Anghus Houvouras on why Disney’s firm grip on Star Wars is choking the life out of Rogue One…
Recently I wrote the following statement about film franchises in my review for Star Trek Beyond:
Franchises are whores. They always have been—painted trollops far more interested in money than meaning. Any amount of love or passion obtained for a franchise film is a coincidental by-product of a business venture engineered to make a return on investment.
It feels like a good place to start this column.
Rogue One: A Star Wars Story was the film I was most looking forward to this year. A Star Wars movie rooted in the world of the original trilogy but shedding all that Skywalker melodrama that the primary Episodic adventures is so focused on. I love the idea of Star Wars movies that carve out new creative territory. Whether you loved The Force Awakens or loathed it, there were precious few praising its originality. Episode VII was the kind of derivative soft reboot that felt slightly off-putting considering that Star Wars: A New Hope is the most popular movie of all time. Did we really need a copy/paste plot for the most singularly recognized piece of pop culture in the history of mankind?
Disney bought Lucasfilm and made it quite clear that their intent was to take the most recognizable franchise on the planet and turn it into a multimedia empire further cementing their domination of the cultural landscape. We’re getting a Star Wars movie every year from now until the end of days. The supposed benefit was getting new Star Wars stories. Unfamiliar characters that we will get to know and enjoy their adventures in a Galaxy Far, Far Away. Individual, non serialized stories given to filmmakers with distinct voices who were able to take risks and try new things.
That didn’t last long, did it?
Rogue One has been plagued by behind the scenes stories of Disney dissatisfaction, studio meddling featuring editorial oversight from Tony Gilroy, and reshoots. While none of this means Rogue One won’t turn out awesome, it does provide us proof that there is a very clear mandate from the House of the Mouse and that deviations from their Star Wars vision board will be met with punitive resistance.
The bottom line: Gareth Edwards is taking risks with Disney’s biggest cash cow and they’re too afraid of fucking with the formula. What’s concerning about Disney’s obsessive tinkering with the Rogue One edit is that they will make it four quadrant friendly but strip away its soul. Studios who treat their franchises with such obsessive protection will only create tepid features, which is exactly what The Force Awakens was. Actually, ‘tepid’ might not be a strong enough adjective. Uninspired, obligatory, insulting, creatively bereft. Those would also work.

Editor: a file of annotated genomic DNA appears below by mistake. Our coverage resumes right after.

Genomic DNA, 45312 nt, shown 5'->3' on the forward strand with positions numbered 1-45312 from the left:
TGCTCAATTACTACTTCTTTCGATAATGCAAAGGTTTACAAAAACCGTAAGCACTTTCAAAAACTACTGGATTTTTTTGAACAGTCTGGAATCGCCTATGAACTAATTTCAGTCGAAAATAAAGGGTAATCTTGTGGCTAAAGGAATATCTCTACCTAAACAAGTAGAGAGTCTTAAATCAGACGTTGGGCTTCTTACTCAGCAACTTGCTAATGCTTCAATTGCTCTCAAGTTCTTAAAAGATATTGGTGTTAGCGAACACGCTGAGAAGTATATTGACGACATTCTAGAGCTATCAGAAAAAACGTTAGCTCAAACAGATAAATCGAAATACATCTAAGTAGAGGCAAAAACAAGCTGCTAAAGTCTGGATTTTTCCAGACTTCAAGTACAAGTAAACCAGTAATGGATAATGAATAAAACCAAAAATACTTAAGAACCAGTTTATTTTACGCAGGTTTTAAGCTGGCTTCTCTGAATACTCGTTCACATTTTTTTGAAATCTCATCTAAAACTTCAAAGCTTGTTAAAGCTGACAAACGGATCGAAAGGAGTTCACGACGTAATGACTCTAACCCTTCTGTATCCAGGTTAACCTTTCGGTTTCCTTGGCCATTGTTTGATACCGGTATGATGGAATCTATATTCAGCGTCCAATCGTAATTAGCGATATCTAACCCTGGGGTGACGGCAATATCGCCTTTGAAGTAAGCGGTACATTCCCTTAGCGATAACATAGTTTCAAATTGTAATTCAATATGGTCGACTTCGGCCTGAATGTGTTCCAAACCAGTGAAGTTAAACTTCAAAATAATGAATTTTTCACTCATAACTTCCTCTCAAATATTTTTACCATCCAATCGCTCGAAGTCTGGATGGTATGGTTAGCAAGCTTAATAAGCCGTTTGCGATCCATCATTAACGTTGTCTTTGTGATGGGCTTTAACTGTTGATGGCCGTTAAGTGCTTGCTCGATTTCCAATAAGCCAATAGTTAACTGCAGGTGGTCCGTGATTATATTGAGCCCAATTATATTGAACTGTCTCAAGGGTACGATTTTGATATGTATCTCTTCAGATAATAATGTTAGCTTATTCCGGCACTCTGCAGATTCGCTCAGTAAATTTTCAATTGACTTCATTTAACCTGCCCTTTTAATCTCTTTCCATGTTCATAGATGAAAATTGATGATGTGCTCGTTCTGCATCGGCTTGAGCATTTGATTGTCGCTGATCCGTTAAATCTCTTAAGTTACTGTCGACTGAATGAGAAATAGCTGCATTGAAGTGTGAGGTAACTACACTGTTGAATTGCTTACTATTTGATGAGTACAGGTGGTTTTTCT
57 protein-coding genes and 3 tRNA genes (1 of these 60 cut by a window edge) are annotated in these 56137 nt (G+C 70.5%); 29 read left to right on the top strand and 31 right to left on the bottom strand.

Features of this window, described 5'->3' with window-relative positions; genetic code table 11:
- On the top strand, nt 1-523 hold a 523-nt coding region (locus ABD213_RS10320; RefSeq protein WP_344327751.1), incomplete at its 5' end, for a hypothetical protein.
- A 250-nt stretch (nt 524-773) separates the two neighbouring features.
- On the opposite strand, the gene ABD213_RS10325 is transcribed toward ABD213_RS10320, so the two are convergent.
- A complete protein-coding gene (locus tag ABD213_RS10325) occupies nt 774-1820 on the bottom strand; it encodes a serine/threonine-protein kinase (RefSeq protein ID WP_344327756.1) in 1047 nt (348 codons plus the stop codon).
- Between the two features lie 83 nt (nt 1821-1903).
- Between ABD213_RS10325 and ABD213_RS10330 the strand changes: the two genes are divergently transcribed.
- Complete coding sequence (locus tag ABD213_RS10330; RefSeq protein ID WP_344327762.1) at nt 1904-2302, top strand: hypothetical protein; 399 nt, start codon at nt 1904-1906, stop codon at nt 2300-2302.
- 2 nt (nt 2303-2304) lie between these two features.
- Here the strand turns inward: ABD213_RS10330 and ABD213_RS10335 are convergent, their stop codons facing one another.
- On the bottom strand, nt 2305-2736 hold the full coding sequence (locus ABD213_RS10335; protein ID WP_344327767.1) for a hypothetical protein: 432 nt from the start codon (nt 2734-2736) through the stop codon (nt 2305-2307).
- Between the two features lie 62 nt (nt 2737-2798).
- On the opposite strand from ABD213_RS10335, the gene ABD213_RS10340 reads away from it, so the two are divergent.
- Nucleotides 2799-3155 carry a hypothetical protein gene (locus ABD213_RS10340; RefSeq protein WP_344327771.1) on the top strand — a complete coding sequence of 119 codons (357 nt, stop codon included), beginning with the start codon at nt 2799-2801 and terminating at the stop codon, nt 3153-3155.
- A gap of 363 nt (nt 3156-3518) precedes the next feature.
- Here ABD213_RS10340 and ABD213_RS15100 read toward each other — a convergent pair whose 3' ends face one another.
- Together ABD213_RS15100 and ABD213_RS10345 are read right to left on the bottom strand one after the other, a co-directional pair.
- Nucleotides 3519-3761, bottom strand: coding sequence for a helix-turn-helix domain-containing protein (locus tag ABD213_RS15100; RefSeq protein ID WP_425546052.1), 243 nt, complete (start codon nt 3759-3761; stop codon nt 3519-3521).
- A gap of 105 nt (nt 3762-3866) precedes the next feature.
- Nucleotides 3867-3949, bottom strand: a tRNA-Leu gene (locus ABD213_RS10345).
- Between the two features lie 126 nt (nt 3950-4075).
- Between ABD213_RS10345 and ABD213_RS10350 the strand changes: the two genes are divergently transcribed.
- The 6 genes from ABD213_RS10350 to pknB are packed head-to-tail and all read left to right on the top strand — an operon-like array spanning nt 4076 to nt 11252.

The problem when you grip something so tightly is that you might accidentally choke the life from the very thing you’re trying to save. Like Lenny in Of Mice and Men clutching a rabbit or George Lucas using the concept of midichlorians like a garrote wire around the neck of The Phantom Menace.
Rogue One is the best Star Wars trailer I’ve ever seen. Even after subsequent viewings it still generates chills and goosebumps. It’s the thrill of seeing a familiar Galaxy far, far away with new characters and stories with only ancillary associations to the Skywalker Saga and their constant family squabbles. I want a filmmaker willing to take risks with the Star Wars Universe even if it means the occasional misfire.
Doesn’t it seem strange how concerned Disney feels about a Star Wars film that deviates from the established status quo. I can think of few franchises that could survive the occasional creative clusterfuck as easily as Star Wars. And yet, Disney treats the property like it’s built on a frame of match sticks instead of a foundation of solid gold.
Let Gareth Edwards make Rogue One his way. Give us a variety of Star Wars movies that appeal to different types of film fans. Let the voices you’ve brought to shape these stories have their say. Don’t be so obsessively overprotective that you end up smoothing down the rough, risky corners in order to make the final product easier to swallow.
Star Wars will survive, and you might end up with some really interesting films.